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Klaus
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Hello,

My 5 month year old doberman has a big bump /lump on his back. I noticed this big bump on his back that was soft. I ended taking him to the vet and they drained what was in it which was blood and gave him a penicillin shot as well as some antibiotics. The doctor said his first though is that the dog has von willebrand disease. The next day in grew back to its previous size but was much harder. Also his skin around the bump is now very soft and filled with some fluid. It looks as if his whole back is swollen and if another bump is starting to form but this time on the side. I took him to a different vet and they told me I should take him back there as she believed maybe he got an allergic retain to a hot they gave him or they didn't correctly administer the shot. When I took him back they doctor just prescribed more medicine an didn't really give an opinion on what it could be. I am very worried and scared. I have no idea what it could be an not vets around my area since to be helpful I can post pictures if needed. I just really want some help, advice , anything to help my dogie out. Please and thank you.
 

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Von Willdebrand isn't the cause of the swelling and lump, it's a result of whatever caused the problem in the first place. VwB is a blood clotting disorder. A VwD affected dog can live a relatively normal life, but when injured or ill with something that causes bleeding it will cause a problem. My suggestion is to find a vet that can diagnose and treat what's causing the underlying issue. Best wishes, and let us know how he does!
 

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Got mutt?
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Like DoberPapa said, vWD is a clotting disorder, similar to hemophilia in humans. There is a simple DNA test that can tell you whether your dog is clear (doesn't carry the gene), carrier (has one copy of the gene), or affected (has two copies of the gene). Not all genetically affected dogs (carry two copies of the gene) are clinically affected (have mild to serious problem with their blood clotting properly).

If you don't know your pup's status, you need to find out. The test can be ordered through companies like VetGen and Vetnostics. You dont need to have the vet do it, just follow the directions that come with the kit. If your dog is genetically affected, he could well be clinically affected.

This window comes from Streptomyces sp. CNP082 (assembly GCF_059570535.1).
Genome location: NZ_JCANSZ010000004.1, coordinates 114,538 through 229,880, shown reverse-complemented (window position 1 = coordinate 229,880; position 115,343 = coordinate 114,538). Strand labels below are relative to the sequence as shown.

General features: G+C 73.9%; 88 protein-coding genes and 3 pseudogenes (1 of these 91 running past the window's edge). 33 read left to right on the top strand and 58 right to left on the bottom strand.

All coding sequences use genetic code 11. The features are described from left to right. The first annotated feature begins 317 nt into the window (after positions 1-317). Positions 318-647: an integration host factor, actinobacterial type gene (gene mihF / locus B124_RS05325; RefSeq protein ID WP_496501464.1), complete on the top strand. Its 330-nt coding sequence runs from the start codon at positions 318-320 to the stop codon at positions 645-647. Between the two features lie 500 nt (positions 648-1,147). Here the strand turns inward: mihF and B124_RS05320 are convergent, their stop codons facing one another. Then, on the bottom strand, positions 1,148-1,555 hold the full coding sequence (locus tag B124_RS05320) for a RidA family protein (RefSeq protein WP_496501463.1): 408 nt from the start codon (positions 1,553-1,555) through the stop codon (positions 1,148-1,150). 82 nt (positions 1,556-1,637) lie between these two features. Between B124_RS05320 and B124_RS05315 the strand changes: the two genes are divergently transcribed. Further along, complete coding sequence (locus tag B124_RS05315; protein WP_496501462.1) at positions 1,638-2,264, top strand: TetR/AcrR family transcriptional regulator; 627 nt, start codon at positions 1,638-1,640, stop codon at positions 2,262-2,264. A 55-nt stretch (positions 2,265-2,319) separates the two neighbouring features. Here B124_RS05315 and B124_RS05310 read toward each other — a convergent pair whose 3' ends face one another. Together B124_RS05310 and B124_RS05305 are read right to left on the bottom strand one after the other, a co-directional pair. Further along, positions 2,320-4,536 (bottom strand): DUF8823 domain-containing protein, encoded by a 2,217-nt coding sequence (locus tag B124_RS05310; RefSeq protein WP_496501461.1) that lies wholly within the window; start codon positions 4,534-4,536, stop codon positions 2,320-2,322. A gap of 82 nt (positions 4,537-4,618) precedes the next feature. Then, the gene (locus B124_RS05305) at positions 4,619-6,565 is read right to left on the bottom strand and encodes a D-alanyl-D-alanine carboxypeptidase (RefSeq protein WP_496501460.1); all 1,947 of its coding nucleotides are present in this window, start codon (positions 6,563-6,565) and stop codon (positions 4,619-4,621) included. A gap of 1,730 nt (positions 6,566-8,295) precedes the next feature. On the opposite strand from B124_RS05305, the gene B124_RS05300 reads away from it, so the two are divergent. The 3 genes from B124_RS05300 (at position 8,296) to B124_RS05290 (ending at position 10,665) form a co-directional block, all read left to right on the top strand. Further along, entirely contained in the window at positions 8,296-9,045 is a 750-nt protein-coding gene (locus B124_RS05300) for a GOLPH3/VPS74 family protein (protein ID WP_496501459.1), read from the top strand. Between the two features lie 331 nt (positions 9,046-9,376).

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Alpha schmalpha
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Your pup had a large lump on his back ! The vet drained it and it went away , but refilled overnight and is harder now. Did you see the fluid that was drained out? Was it pinkish clear or was it dark red? Where exactly on the the back is the lump forming ..close to the spine?
I had a similar sounding issue , a large lump , drain it and it would refill. We gave it about a week in hopes that the body itself would absorb the fluid on it own but this would not happen. We could not see any improvements and we had to cut him open because nothing was making sense. He had managed to open a blood vessel on his back and the body formed a sac that confined the blood . It was about the size of a grape fruit , he looked like a Bison.
The vessel was sewn shut and removed as much of the sac material possible and the body dissolved the rest. We did have to leave drain tubes in him for about a week.
 

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It sounds more like an abscess than anything else--unlike cats, who often form abscesses in response to an injury, dogs rarely do. But when they do end up with an abscess they often end up needing to have surgery to open and debride (yes, and insert drain(s) before the abscess will heal.